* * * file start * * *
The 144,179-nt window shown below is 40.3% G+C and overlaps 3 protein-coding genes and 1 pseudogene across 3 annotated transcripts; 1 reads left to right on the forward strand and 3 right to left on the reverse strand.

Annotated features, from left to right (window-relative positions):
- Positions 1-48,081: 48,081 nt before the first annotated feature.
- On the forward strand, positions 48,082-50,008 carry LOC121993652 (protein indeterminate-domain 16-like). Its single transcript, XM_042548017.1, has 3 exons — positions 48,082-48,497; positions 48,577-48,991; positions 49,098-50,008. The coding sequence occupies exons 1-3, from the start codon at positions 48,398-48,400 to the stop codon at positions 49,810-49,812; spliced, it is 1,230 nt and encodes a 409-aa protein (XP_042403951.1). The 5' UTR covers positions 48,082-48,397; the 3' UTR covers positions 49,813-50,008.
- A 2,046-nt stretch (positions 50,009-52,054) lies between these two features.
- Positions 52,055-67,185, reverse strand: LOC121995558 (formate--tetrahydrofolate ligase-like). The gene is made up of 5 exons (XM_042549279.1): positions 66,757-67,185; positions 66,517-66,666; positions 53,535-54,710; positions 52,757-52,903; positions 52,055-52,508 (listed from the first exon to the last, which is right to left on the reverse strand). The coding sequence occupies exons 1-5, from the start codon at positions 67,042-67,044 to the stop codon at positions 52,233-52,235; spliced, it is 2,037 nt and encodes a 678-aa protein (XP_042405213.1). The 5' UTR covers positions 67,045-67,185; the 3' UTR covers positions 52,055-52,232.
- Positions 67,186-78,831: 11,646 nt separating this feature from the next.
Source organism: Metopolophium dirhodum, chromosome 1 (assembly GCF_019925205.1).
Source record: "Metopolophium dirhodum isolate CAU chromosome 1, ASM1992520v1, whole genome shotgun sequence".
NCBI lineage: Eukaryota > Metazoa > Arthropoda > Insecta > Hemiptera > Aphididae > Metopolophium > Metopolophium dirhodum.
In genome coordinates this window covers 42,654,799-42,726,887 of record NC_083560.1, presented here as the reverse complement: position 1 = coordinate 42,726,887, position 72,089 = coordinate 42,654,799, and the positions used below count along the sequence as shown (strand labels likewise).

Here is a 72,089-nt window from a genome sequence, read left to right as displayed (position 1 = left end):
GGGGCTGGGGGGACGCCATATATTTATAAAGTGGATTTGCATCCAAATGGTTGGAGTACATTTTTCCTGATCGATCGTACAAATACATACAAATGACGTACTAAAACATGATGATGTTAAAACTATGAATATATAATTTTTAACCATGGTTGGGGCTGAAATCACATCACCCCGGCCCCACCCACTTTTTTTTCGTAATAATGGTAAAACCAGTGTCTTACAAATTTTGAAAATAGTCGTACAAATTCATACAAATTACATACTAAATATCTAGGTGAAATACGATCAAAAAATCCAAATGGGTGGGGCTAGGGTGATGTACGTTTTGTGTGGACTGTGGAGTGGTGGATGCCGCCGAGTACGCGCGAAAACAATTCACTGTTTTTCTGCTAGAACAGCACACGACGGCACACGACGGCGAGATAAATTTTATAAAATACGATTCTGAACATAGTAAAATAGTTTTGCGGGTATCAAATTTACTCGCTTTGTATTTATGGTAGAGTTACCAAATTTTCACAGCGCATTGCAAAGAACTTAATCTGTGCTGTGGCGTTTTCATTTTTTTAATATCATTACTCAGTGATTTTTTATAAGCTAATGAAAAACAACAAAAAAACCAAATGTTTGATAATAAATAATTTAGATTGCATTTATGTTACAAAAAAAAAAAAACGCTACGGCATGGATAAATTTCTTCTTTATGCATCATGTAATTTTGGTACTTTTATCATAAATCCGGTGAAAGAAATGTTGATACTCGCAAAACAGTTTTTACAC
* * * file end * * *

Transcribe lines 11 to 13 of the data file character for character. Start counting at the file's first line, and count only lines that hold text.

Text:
In genome coordinates this window covers 42,654,799-42,726,887 of record NC_083560.1, presented here as the reverse complement: position 1 = coordinate 42,726,887, position 72,089 = coordinate 42,654,799, and the positions used below count along the sequence as shown (strand labels likewise).

Here is a 72,089-nt window from a genome sequence, read left to right as displayed (position 1 = left end):
GGGGCTGGGGGGACGCCATATATTTATAAAGTGGATTTGCATCCAAATGGTTGGAGTACATTTTTCCTGATCGATCGTACAAATACATACAAATGACGTACTAAAACATGATGATGTTAAAACTATGAATATATAATTTTTAACCATGGTTGGGGCTGAAATCACATCACCCCGGCCCCACCCACTTTTTTTTCGTAATAATGGTAAAACCAGTGTCTTACAAATTTTGAAAATAGTCGTACAAATTCATACAAATTACATACTAAATATCTAGGTGAAATACGATCAAAAAATCCAAATGGGTGGGGCTAGGGTGATGTACGTTTTGTGTGGACTGTGGAGTGGTGGATGCCGCCGAGTACGCGCGAAAACAATTCACTGTTTTTCTGCTAGAACAGCACACGACGGCACACGACGGCGAGATAAATTTTATAAAATACGATTCTGAACATAGTAAAATAGTTTTGCGGGTATCAAATTTACTCGCTTTGTATTTATGGTAGAGTTACCAAATTTTCACAGCGCATTGCAAAGAACTTAATCTGTGCTGTGGCGTTTTCATTTTTTTAATATCATTACTCAGTGATTTTTTATAAGCTAATGAAAAACAACAAAAAAACCAAATGTTTGATAATAAATAATTTAGATTGCATTTATGTTACAAAAAAAAAAAAACGCTACGGCATGGATAAATTTCTTCTTTATGCATCATGTAATTTTGGTACTTTTATCATAAATCCGGTGAAAGAAATGTTGATACTCGCAAAACAGTTTTTACAC